Punk-And-Billy Bash

support Dead To Me + Buster Shuffle + Flatfoot 56
author PP date 07/05/11 venue Loppen, Copenhagen, DEN

Punk-And-Billy Bash is, to my knowledge, the longest running punk (and rockabilly) arrangement in Denmark, frequently scheduling events with bands from all across the spectrum for as long as I can remember. Since 2002 it has slowly collected its own loyal following of fans and regular folk who come along to nearly all of their events regardless of whether they know the bands or not simply because the brand has ensured a quality show at a frighteningly high percentage of the time. Sadly, all good things must come to an end, and due to a number of unfair cancellations by bands in the last two years which have caused the brand to tarnish somewhat, the organizers behind the event called it quits and decided that the 33rd event would be the final Punk-And-Billy Bash for now. And what a line up had they picked up to conclude a glorious decade of alternative music at Loppen.

Flatfoot 56

Chicago-based Flatfoot 56 are a band many people in Denmark have been waiting to see for a long time. They mix together Social Distortion style old school punk rock with celtic rhythms and bagpipes, a combination in which the latter element is definitely in a dominant role. If you've heard bagpipes live dressed in bright punk rock rhythms and a ton of energy before (see: Flogging Molly), you'll know it's a blast live especially if you like to have a few pints in the process. While it's not common to see good bands playing celtic punk, few do it as well as Flatfoot 56 tonight. They're a bombshell of energy on stage, led by their hyperactive bagpipe player who leads the crowd into a frenzy of celtic dancing by acting out the songs, inducing clap-a-longs, and the like even during songs which include no bagpipe sections at all. And when he does happen to play a few notes from his instrument, it sounds awesome because, well, bagpipe just sounds killer in a live environment. Did I mention he's wearing an authentic Scottish kilt for good measure?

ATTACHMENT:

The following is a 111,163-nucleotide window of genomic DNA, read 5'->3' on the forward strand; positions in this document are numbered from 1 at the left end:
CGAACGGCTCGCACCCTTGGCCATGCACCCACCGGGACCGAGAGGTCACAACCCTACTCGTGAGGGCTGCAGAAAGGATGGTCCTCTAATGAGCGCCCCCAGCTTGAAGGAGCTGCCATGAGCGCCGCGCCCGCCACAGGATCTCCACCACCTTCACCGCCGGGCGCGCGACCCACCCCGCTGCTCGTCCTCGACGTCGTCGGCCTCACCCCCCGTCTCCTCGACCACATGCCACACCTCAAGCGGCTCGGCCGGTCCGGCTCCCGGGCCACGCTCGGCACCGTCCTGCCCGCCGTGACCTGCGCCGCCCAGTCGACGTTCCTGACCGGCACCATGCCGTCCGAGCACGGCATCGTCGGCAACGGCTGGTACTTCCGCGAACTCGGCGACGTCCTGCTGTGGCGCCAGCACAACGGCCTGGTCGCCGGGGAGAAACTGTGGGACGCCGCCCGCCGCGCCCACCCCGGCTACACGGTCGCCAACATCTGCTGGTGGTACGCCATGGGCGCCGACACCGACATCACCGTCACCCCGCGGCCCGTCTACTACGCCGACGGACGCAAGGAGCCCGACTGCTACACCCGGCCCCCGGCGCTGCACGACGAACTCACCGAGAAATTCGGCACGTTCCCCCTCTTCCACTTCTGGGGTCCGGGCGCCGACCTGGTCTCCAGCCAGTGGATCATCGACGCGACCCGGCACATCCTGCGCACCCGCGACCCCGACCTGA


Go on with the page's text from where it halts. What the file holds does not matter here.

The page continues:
Then there's the guitarist who rivals Frankenstein in height and the 'big-boned' mandolin player who makes his instrument seem absolutely tiny. At one point, he falls down on his back in a way that makes it look like it wasn't in purpose, but that doesn't phase him much as he continues to fire away quirky, intricate material that adds an element of playfulness to all songs. Together, the unit ensures that the element of fun is extremely high throughout, and that the atmosphere feels like a Flogging Moly style Irish party back from the "Swagger" and "Drunken Lullabies" days. When they finish their set with an "Amazing Grace" cover and a request that everyone put their arm around the person next to them, stranger or not, proclaiming "this is a punk rock show NO ONE is too cool to skip out", a big sing-a-long bursts out and makes it impossible not to rate their set extremely high. After all, it's the most fun I can remember having at a live show since The Dreadnoughts guested Copenhagen Showdown a while back.

Buster Shuffle